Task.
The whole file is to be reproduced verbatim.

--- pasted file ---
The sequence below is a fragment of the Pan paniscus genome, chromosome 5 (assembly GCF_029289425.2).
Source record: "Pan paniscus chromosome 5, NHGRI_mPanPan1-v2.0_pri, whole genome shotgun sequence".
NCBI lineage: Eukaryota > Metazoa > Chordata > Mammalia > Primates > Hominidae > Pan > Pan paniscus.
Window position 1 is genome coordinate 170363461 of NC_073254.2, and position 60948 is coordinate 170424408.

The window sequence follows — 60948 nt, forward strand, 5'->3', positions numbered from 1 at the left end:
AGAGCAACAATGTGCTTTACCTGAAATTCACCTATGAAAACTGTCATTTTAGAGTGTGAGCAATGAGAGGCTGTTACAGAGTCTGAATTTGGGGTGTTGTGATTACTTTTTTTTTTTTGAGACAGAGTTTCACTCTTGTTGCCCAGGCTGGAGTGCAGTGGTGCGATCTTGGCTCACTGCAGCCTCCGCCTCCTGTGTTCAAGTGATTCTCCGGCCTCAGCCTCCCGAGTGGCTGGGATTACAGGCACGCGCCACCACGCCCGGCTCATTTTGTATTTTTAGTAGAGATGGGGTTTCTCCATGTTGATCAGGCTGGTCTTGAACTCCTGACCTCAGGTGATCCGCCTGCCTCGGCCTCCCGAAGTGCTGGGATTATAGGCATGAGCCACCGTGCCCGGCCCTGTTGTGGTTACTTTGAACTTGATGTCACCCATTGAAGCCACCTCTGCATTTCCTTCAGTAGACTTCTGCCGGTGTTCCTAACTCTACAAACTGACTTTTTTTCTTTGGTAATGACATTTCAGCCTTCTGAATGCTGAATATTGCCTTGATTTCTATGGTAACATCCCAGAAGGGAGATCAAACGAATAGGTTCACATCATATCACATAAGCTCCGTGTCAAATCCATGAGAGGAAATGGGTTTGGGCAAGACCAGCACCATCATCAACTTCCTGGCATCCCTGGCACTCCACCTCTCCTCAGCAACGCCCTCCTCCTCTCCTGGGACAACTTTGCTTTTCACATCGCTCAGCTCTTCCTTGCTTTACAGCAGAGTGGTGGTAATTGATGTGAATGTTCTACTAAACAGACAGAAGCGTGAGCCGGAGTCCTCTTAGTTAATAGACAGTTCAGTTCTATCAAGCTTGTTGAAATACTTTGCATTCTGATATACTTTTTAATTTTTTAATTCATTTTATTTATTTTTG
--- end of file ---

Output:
The sequence below is a fragment of the Pan paniscus genome, chromosome 5 (assembly GCF_029289425.2).
Source record: "Pan paniscus chromosome 5, NHGRI_mPanPan1-v2.0_pri, whole genome shotgun sequence".
NCBI lineage: Eukaryota > Metazoa > Chordata > Mammalia > Primates > Hominidae > Pan > Pan paniscus.
Window position 1 is genome coordinate 170363461 of NC_073254.2, and position 60948 is coordinate 170424408.

The window sequence follows — 60948 nt, forward strand, 5'->3', positions numbered from 1 at the left end:
AGAGCAACAATGTGCTTTACCTGAAATTCACCTATGAAAACTGTCATTTTAGAGTGTGAGCAATGAGAGGCTGTTACAGAGTCTGAATTTGGGGTGTTGTGATTACTTTTTTTTTTTTGAGACAGAGTTTCACTCTTGTTGCCCAGGCTGGAGTGCAGTGGTGCGATCTTGGCTCACTGCAGCCTCCGCCTCCTGTGTTCAAGTGATTCTCCGGCCTCAGCCTCCCGAGTGGCTGGGATTACAGGCACGCGCCACCACGCCCGGCTCATTTTGTATTTTTAGTAGAGATGGGGTTTCTCCATGTTGATCAGGCTGGTCTTGAACTCCTGACCTCAGGTGATCCGCCTGCCTCGGCCTCCCGAAGTGCTGGGATTATAGGCATGAGCCACCGTGCCCGGCCCTGTTGTGGTTACTTTGAACTTGATGTCACCCATTGAAGCCACCTCTGCATTTCCTTCAGTAGACTTCTGCCGGTGTTCCTAACTCTACAAACTGACTTTTTTTCTTTGGTAATGACATTTCAGCCTTCTGAATGCTGAATATTGCCTTGATTTCTATGGTAACATCCCAGAAGGGAGATCAAACGAATAGGTTCACATCATATCACATAAGCTCCGTGTCAAATCCATGAGAGGAAATGGGTTTGGGCAAGACCAGCACCATCATCAACTTCCTGGCATCCCTGGCACTCCACCTCTCCTCAGCAACGCCCTCCTCCTCTCCTGGGACAACTTTGCTTTTCACATCGCTCAGCTCTTCCTTGCTTTACAGCAGAGTGGTGGTAATTGATGTGAATGTTCTACTAAACAGACAGAAGCGTGAGCCGGAGTCCTCTTAGTTAATAGACAGTTCAGTTCTATCAAGCTTGTTGAAATACTTTGCATTCTGATATACTTTTTAATTTTTTAATTCATTTTATTTATTTTTG